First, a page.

Archive for February, 2013

Grateful Writer? Relax your way to writing!

February 15, 2013


As I gaze out of my office window, pondering over my next phrase, I am thankful for the California open space behind our house.  If you have a little patch of nature, or can walk to one and sit under a tree with a notebook, you’ll discover how freeing a few trees, a bit of grass and the smell of fresh earth can relax the writer or artist within any of us. 

IMG_0018Next, I am gratified by the room around me, filled with my most precious possessions:  books and creatures writing and reading, and lovely cards given by wonderful friends.  I remember when several years ago my writing area was a small retreat between our bedroom and the hallway.  My son and his friends ran back and forth between his room and the backyard deck, while I rolled my chair away from my computer as they whooshed by, a stream of boy-noise and action.   


Who can forget a best friend by my side, encouraging my writing?  Zoie will be sixteen-years-old at the end of this month.  When she was a puppy, I barely wrote at all.  Once she was out of baby-hood, I resumed my normal schedule, with walk breaks, of course.   Within the last year she has lost most of her sight and hearing, so she doesn’t feel comfortable outside without one of us by her side.  She is more impatient with my writing time.   It MUST be time to go out NOW, she seems to say with her big brown eyes.  I agree.  We must remember time with our loved ones is important, too. 

No matter if you write for a few minutes now and then or hours every day, be grateful your passions have led to toward this path.  

Writing Prompts:

1. Where do you hope your writing will lead you?  What do you wish to discover about yourself, your past, present or future?  Write an essay about this adventure.

2.  Interview yourself.  What is your favorite word?  (I have several – – most of them I make up.  Since I happen to be starving right now, I think my favorites are hot fudge sundae.)

Where do you write most productively?  (Me – my office.  Although any classroom or library with individual desks works well, too.)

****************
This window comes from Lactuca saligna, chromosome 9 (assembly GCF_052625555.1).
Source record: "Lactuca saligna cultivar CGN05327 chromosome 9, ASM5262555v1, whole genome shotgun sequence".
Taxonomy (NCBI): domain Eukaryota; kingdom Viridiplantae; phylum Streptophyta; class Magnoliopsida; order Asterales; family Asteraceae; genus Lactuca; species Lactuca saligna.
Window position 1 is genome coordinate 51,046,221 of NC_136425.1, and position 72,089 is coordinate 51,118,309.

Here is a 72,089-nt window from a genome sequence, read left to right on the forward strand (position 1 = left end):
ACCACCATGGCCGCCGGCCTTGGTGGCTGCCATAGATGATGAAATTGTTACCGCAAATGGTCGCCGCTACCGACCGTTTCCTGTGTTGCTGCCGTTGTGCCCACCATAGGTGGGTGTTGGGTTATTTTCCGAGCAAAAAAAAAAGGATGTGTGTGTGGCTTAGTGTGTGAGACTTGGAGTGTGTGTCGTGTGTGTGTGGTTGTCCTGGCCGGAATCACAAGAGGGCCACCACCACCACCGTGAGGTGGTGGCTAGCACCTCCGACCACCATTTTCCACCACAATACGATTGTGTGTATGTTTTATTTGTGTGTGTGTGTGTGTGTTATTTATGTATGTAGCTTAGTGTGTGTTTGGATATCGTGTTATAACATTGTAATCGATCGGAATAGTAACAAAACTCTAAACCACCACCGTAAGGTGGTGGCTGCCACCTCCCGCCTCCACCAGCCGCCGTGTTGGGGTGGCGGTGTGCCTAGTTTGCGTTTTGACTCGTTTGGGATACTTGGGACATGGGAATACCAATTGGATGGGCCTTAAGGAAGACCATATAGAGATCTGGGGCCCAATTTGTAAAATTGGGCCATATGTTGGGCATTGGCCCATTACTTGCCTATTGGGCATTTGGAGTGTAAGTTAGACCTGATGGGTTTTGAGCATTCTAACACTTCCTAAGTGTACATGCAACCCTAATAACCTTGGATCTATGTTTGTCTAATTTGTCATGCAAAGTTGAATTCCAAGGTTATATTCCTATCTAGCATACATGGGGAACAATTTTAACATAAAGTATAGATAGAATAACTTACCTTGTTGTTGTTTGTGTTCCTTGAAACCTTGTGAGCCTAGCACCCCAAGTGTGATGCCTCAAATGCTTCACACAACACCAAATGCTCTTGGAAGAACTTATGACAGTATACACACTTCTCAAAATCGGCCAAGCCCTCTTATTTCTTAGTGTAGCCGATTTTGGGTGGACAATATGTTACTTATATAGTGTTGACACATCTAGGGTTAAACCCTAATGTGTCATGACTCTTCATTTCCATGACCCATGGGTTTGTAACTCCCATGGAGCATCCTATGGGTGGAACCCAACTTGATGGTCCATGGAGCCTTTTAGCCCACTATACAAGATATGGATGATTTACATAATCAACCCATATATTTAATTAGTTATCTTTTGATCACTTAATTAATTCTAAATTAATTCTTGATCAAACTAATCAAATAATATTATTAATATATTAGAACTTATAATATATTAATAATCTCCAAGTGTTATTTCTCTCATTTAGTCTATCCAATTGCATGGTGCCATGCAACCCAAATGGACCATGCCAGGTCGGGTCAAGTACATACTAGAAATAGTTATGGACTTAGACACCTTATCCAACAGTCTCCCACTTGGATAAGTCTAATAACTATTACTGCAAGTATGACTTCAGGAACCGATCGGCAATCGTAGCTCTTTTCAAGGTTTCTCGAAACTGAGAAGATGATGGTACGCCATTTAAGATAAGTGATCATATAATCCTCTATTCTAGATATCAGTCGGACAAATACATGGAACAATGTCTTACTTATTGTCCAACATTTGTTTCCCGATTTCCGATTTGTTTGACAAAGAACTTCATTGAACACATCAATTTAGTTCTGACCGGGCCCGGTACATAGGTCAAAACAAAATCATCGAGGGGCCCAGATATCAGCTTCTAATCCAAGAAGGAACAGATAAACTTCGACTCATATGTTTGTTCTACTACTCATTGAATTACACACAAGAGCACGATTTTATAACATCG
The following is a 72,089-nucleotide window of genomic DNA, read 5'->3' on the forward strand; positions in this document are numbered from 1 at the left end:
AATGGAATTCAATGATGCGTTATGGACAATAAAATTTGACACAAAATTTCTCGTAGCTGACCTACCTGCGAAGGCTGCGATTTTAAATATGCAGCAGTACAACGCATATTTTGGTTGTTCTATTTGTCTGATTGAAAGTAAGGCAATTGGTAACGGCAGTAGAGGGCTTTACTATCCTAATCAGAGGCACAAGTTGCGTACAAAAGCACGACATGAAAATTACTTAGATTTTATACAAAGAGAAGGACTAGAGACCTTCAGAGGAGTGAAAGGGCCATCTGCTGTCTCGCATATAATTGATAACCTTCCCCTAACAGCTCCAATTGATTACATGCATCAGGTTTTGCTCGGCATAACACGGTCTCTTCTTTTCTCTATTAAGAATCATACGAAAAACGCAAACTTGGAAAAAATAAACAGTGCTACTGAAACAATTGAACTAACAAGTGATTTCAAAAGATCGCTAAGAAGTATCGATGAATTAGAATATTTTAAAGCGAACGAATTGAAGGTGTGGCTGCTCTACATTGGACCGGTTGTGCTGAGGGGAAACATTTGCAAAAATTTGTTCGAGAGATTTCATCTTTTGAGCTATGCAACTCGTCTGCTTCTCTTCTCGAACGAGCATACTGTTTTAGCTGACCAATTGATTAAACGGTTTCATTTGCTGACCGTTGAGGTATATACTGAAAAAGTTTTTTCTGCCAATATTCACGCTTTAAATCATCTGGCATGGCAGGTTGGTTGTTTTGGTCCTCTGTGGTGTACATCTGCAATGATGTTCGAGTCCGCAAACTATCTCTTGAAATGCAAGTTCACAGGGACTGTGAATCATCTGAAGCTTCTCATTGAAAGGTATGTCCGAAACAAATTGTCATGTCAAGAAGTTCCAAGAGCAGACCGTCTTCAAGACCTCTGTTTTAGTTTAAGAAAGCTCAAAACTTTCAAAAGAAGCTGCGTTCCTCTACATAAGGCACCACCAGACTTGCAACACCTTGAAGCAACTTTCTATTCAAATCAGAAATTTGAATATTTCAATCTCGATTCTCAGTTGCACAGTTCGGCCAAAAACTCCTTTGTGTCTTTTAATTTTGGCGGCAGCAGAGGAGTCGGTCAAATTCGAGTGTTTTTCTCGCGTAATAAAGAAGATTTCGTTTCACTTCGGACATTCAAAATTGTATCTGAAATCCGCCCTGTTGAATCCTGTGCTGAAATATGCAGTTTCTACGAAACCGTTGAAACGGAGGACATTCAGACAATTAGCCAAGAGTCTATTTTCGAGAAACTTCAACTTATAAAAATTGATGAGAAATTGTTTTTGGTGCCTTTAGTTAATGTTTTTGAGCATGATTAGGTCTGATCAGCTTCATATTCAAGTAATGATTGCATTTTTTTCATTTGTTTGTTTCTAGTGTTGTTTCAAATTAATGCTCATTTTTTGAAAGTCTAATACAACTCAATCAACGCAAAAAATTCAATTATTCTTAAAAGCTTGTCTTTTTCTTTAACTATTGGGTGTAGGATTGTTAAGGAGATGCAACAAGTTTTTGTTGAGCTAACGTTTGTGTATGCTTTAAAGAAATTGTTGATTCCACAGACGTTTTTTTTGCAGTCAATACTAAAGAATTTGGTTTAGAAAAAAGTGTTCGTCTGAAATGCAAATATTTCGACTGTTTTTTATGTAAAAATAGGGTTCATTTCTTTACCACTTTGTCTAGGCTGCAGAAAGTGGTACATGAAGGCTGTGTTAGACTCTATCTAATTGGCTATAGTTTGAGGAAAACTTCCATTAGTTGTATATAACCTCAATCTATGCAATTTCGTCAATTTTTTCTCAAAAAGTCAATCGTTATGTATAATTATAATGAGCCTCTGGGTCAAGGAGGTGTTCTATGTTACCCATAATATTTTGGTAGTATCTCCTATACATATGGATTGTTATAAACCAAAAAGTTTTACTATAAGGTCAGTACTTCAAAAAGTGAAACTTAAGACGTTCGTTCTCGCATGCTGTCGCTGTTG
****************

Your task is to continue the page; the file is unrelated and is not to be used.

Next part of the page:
Do you have any favorite moments of inspiration?   (Just before I fall asleep or as I awake.)

What are your favorite writing books?  ( I love What’s Your Story by Marion Dane Bauer.  Although it is marketed for middle grade students it is wonderful for everyone.)

How did you find writing?  (I found it in school but a guidance counselor said the only option was working for a newspaper.  So I dropped that idea until my son was born.  Then I took a pen in hand and began again.)  

What is your biggest conflict with writing?    (It is often harder than it looks.)

What do you enjoy most about it?   (It drops you into another world entirely.) 

3.  Write a poem, song, or personal narrative on gratefulness. 

4.  Have you ever been inspired by nature?  Where?  When?  Write about this inspiration.

February 7, 2013

Humor, Mystery & Suspense Writing Workshop
Sixth, Seventh, and Eighth Grade Students
Saturday, March 2, 2013
9:00 – Noon

Walnut Creek Public Library
1644 N. Broadway
925-977-3340 (Library)
Walnut Creek, CA

Dying to write a funny thriller or a scary whodunit with quirky characters? Discover how YOU can write the BEST story from two published authors. You’ll have a blast, play an uproarious game and write. This is YOUR chance! Ask questions about books, the craft of writing, the California Writers Club Young Writers Contest and the publishing world! Come and have a great time with children’s authors Sarah Wilson and Elizabeth Koehler-Pentacoff.

Visit them at and

Bring pen and paper and get ready to WRITE!


Photo Contest for All Ages!

February 6, 2013

A N E X P E D I T I O N E R S – T H E M E D
A L L – A G E S P H O T O C O N T E S T


In The Expeditioners — “nail-bitingly thrilling” (San Francisco Chronicle) adventure novel for young readers, from McSweeney’s McMullens—brilliant explorer Alexander West invents a code that allows him to secretly communicate an important message to his children. In this Expeditioners-inspired photo contest, readers of all ages are invited to create a secret message using nothing but (1) a book cover and (2) some blank scrap paper. Read on for complete contest rules and instructions. Four winners will be announced in March!